Increase in school fee for expansion permissible: Delhi High Court

The Delhi High Court Wednesday ruled that since private unaided schools are entirely dependent on the fee collected by them, earmarking of funds for a specific purpose as well as planning and maintaining a surplus by them cannot be construed as commercialisation of education.

A single judge bench of Justice Sanjeev Narula highlighted the importance of private unaided schools to maintain a surplus for the purpose of further development and honing of their educational facilities and services.

The court observed that these surplus funds are essential for the school’s long-term sustainability and growth which enables them to invest in better infrastructure, equipment, and resources.

It said that an increase in school fee to generate funds for expansion and betterment of educational/ infrastructural facilities is “permissible in law”.

“Thus, the process of fixation of fee for any given academic year entails consideration of a multitude of factors such as salaries and remunerations to be paid to teaching and non-teaching staff, cost of running the establishment, investments, infrastructure as well as future plans for expansion and development of the institution. Since the unaided schools are entirely dependent on the fee collected by them, they would obviously like to earmark funds for specific purposes and therefore, planning and maintaining a surplus per se cannot be construed as commercialisation of education. It is only if such funds are being used purely for commercial gain, rather than for improvement and development of the school, can it be construed as a form of commercialisation of education,” the HC said.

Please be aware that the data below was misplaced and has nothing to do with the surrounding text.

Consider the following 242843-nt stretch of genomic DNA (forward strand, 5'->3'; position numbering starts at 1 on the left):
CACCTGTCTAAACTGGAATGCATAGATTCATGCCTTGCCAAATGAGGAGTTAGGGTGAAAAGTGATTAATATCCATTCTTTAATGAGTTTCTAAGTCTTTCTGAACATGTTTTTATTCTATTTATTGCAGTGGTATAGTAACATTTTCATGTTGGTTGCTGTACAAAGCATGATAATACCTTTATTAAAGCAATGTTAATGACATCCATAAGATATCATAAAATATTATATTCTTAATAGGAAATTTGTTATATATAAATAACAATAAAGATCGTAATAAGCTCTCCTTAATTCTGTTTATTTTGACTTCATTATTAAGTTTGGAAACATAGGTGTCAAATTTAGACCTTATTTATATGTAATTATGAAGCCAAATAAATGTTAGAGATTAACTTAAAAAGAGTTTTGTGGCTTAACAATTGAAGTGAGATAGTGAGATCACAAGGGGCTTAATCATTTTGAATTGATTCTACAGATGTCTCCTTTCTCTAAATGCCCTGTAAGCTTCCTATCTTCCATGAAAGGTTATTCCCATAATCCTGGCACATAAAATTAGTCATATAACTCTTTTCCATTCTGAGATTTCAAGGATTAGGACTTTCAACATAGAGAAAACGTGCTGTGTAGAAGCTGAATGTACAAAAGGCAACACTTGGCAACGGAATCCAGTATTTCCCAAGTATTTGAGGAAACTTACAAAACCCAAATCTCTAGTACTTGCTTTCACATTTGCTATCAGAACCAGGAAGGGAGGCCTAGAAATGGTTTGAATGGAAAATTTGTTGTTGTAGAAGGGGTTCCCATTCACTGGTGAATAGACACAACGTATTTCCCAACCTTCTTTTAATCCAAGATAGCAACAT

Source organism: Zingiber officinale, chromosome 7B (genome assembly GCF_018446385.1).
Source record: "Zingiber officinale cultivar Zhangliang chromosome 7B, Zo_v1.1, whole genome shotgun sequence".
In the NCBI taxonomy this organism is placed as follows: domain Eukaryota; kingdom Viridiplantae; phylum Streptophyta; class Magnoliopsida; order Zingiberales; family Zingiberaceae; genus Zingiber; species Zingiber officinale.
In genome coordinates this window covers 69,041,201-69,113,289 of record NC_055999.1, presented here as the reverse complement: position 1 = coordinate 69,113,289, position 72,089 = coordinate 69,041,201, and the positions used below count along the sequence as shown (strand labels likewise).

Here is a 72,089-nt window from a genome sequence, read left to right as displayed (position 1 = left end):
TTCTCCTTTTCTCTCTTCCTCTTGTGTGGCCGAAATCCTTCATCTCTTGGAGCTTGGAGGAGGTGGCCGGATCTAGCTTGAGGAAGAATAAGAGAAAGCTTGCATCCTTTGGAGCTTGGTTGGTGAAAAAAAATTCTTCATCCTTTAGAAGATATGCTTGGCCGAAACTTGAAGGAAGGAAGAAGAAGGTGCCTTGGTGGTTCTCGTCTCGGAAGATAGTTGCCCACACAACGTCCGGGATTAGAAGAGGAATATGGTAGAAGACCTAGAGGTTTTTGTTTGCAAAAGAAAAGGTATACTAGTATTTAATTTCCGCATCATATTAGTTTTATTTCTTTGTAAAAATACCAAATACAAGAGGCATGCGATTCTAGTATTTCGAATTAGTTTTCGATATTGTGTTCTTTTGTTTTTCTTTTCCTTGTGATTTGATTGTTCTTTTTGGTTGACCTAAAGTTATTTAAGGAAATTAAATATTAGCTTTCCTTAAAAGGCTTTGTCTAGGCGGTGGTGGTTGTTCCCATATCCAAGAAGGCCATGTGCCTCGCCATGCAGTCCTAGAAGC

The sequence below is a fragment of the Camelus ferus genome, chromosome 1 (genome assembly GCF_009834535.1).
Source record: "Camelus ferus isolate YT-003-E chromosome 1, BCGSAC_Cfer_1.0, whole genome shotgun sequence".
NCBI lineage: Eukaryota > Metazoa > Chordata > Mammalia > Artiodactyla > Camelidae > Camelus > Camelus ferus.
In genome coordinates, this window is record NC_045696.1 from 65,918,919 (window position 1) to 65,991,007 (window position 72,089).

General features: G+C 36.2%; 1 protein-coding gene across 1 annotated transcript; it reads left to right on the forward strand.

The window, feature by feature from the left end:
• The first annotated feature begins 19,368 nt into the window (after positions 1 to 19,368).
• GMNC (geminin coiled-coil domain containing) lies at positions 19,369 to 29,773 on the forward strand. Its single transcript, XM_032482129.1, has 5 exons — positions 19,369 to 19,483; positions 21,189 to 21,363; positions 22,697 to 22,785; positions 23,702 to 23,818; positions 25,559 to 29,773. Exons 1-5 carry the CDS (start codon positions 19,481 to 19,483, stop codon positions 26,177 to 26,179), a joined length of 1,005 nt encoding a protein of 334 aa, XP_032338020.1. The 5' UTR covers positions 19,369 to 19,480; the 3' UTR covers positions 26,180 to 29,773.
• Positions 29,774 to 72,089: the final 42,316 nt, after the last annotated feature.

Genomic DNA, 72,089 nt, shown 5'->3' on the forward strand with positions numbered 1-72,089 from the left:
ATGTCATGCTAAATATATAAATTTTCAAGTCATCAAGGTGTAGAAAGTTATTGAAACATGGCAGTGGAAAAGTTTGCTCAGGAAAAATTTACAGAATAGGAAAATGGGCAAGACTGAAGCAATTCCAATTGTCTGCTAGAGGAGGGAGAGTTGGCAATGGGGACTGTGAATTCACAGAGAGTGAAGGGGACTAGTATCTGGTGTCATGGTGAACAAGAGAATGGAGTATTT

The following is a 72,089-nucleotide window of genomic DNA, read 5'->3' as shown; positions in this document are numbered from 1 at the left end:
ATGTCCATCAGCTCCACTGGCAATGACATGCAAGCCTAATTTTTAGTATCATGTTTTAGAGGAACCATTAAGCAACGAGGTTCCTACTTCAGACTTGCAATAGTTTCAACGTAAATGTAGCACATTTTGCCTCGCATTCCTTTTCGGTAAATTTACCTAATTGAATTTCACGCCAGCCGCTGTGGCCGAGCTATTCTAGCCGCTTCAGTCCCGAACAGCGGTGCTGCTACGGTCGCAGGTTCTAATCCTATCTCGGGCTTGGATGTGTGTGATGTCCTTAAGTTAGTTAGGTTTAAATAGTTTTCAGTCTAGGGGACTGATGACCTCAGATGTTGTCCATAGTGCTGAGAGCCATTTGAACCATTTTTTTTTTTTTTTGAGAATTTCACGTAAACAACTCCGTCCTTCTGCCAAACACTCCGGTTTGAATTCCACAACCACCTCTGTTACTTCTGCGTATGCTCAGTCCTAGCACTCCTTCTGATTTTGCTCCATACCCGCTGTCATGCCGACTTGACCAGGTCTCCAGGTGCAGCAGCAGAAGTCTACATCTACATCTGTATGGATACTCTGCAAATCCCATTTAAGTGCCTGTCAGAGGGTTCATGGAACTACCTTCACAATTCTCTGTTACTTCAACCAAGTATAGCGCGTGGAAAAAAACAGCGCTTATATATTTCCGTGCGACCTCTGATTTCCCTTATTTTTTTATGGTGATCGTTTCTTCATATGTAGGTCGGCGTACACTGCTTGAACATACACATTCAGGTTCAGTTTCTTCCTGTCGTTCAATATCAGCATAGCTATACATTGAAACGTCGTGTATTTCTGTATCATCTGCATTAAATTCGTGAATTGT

The court, however, also said that under the Delhi School Education Act, 1973 (DSEA) and rules DoE has the authority to seek and examine the accounts of schools but their regulatory power must be exercised within the “precincts of the law”.

The observations were made while setting aside an order passed by DoE of January 25, 2019, rejecting the proposed fee hike of two schools. The court allowed Mahavir Sr. Model School to increase its fee in terms of 2018 statement of fees submitted to DoE and also allowed Mahavir Jr. Model School to enhance their fee structure in accordance with law.

“DoE has recomputed surplus available with schools and held that the same is sufficient to meet their needs and thus, denied them the right to increase the fee. This approach adopted by the DoE, in the opinion of the court, is incorrect and impermissible… DoE must remember that unaided schools possess autonomy in their administration, including, autonomy to envision and plan for its growth and expansion; they cannot impose their own subjective opinion of what is sufficient amount for schools to have in order to meet their aims and objectives,” the HC observed adding DoE cannot act as an appellate body if there is no evidence to show that schools’ accounts were not prepared in accordance with applicable accounting standards or were rejected by the tax authorities. The HC observed that “there needs to be a collaborative effort between private unaided schools and the regulatory authorities to maintain a balance between the right to charge fees and the need for regulatory control to ensure the quality and affordability of education”.